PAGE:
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Attack/COIN

"If you're officer's dead, and the sargeants look white. Remember its ruin to run from a fight; So take open order, lie down and sit tight, An' wait for supports like a soldier."


Rockwell OV-10 Bronco

As the counter insurgency war began to make headlines in the 1960's, the need for an effective Light Armed Reconnaissance Aircraft (LARA) with multi roles came into the minds of tacticians. Rockwell answered the call and designed the OV-10 Bronco. A rugged, manueverable, tandem two-seater multi-mission aircraft capable of high G's and the capability of operate in a hostile environment. First flown in 1967, it was baptized by fire during the Vietnam War.

The Philippine Air Force, veteran in counter insurgency operations selected the Bronco to replaced its ageing T-28's. Twenty four (24) ex-USAF "A" variants were delivered in 1992 and were assigned to the 16th Strike Squadron of the 15th Strike Wing based in Sangley Air Base (now Atienza AB)in Cavite. Its capability as a CAS/COIN aircraft made it effective against conventional and guerilla forces added by its armor protection, bullet resistant windshield and self-sealing fuel tanks. With a range of 1,240 miles, it is armed to the teeth with 4 M60 7.62mm machine guns plus 3,600 pounds of mixed ordnance carried externally. Its canopy offers better visibility than helicopters, faster and more tactically versetile, yet slower and more manueverable than a jet utilizing tactics not possible to either. It requires no ground equipment in starting and can be maintained by simple handtools. It can use high octane and automotive fuel in place of jet fuel. Other roles the Bronco was designed for are forward air control, artillery spotting, helicopter escort, armed reconn, utility and medevac missions. Truly, presence of the Bronco in the PAF inventory is a morale booster and a small step for a giant leap to PAF 2000.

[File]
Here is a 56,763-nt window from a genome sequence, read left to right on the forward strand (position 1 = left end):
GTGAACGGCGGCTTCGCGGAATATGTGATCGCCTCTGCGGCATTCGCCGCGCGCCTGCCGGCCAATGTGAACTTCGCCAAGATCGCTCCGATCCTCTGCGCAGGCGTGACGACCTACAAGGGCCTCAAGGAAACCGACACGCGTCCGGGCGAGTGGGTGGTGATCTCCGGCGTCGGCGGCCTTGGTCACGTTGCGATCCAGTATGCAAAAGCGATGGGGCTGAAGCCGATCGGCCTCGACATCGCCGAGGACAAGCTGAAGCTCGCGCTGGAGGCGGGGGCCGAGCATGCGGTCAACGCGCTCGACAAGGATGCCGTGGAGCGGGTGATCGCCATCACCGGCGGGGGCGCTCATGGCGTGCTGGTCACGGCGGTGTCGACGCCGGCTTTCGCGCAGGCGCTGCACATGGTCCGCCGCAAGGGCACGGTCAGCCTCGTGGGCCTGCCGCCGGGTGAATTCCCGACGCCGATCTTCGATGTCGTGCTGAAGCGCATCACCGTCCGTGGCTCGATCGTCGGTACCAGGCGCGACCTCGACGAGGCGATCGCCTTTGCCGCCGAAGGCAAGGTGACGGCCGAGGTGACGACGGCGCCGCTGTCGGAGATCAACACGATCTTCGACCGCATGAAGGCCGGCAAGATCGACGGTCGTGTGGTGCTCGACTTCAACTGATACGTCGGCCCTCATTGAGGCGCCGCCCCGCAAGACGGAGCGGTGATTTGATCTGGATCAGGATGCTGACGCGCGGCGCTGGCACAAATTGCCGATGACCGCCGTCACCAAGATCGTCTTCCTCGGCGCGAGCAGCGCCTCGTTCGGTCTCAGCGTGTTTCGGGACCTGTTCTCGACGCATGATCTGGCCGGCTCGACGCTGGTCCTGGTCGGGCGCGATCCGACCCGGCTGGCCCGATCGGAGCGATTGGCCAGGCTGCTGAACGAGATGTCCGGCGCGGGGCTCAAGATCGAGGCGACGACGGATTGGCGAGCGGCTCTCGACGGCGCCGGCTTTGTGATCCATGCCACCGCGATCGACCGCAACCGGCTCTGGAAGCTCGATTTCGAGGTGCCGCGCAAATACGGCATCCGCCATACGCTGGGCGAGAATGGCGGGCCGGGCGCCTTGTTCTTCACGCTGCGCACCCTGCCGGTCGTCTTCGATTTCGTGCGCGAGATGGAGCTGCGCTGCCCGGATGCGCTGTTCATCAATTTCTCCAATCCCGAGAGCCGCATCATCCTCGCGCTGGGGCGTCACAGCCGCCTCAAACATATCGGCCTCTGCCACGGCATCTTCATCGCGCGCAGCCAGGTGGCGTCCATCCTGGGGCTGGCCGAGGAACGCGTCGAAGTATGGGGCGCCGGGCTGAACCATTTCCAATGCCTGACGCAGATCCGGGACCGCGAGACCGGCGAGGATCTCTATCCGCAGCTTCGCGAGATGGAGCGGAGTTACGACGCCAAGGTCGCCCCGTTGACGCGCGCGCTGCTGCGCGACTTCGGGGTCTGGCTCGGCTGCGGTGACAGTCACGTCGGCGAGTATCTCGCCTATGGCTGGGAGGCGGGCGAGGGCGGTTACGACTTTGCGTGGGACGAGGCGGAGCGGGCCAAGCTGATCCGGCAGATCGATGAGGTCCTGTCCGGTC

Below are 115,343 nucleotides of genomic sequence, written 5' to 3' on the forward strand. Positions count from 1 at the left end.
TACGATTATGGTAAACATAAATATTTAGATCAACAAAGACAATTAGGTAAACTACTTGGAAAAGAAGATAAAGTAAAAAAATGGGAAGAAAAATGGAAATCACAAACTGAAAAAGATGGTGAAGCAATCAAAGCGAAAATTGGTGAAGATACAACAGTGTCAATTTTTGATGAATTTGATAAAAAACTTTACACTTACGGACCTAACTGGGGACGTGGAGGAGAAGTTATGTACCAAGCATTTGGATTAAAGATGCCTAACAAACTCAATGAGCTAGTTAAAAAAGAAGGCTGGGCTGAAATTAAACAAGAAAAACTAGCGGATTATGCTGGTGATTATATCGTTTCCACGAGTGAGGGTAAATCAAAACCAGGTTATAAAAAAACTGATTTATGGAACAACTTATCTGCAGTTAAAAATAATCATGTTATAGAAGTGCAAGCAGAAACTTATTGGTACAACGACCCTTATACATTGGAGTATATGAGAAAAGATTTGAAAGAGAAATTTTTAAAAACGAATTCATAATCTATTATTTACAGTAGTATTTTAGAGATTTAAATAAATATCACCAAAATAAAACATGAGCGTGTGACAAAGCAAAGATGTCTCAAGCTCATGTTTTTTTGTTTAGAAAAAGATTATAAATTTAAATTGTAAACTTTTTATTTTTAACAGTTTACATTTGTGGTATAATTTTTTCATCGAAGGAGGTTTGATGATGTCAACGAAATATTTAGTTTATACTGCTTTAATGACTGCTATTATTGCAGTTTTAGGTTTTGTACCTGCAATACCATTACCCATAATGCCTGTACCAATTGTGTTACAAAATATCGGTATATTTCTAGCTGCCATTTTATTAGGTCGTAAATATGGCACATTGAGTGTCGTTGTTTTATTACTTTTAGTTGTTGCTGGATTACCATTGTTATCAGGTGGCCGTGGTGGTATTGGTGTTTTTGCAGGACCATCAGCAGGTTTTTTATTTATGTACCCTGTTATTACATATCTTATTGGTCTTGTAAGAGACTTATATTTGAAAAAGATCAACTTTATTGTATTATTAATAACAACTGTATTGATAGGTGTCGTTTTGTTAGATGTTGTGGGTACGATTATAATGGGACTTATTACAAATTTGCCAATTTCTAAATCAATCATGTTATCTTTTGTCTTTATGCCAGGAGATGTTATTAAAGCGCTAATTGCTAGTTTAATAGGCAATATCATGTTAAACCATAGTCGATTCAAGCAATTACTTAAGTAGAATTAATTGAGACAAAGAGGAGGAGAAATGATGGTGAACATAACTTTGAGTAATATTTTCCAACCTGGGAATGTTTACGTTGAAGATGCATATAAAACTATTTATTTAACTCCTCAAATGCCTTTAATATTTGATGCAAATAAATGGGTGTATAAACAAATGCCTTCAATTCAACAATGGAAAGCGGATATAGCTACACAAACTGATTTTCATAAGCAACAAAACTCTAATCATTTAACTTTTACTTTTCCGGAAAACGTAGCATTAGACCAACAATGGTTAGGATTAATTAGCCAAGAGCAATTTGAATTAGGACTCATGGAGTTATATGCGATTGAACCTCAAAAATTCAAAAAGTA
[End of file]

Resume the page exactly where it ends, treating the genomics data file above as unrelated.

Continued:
SF.260 Turbo Chargers/Warriors

The intention to beef up the attack capability of 15th Strike Wing in the wake of the continuous depletion of the fixed wing air support fleet has led to the reconfiguration of the SF-260TP to the attack mode. The converted SF-260TPs, dubbed as the Turbo Chargers, will then assume the role as the OV-10’s little brother in its CAS missions. It is “Little Brother” in a way that it can fly in formation with the Broncos during airstike missions and expend a maximum payload of 500 pounds of ordnance. The two hardpoints in the underwing can carry a variety of ordnance, such as; bombs (110/260 lbs), rocket launchers (LAU 68/131), flare dispensers (MK-24), practice bomb dispensers (B-37K), and even M-60 machine guns.

The main advantage of this aircraft is its agility and superb maneuverability that translates to greater accuracy in hitting targets. The big drawback, on the other hand, is it being a single engine aircraft, no ejection seat, and a history of engine failure. Two incidents of engine failure while airborne and another two during landing roll led to it’s grounding in 1999 for more than a year. Such incidents, according to the result of the thorough investigation, were caused mainly by improper maintenance procedures compounded by a series of incorrect actions on engine discrepancies.

Appropriate corrective measures were then adopted, and the aircraft were later released for operation. These telltales of engine failure strike a fear among pilots. In reality, however, there is no such thing as a 100% safe engine. There is always that possibility that something might go wrong even for the latest and the brand new ones. Thus, for the SF-260TP and any single engine aircraft in the world, a balance of good pilotage and good maintenance system spells the right formula for safe flying.

In February 2001, Lt General Benjamin P Defensor Jr, Commanding General, PAF, approved the conversion of the remaining SF-260TPs in the PAF inventory to attack configuration. At least, ten are being projected to be completed by August 2001. The conversion project is handled by Air Force Research and Development Center under the command of Colonel Jose R Saplan.

With the transfer of the first two SF-260TPs to 15th Strike Wing in April 2001, there is no turning back now. A colorful service awaits these aircraft as they tread the paths of the legendary AT-28D Trojans and the OV-10A Broncos.

Thanks to Mr. Frank Suha for the above information


North American T-28 Trojan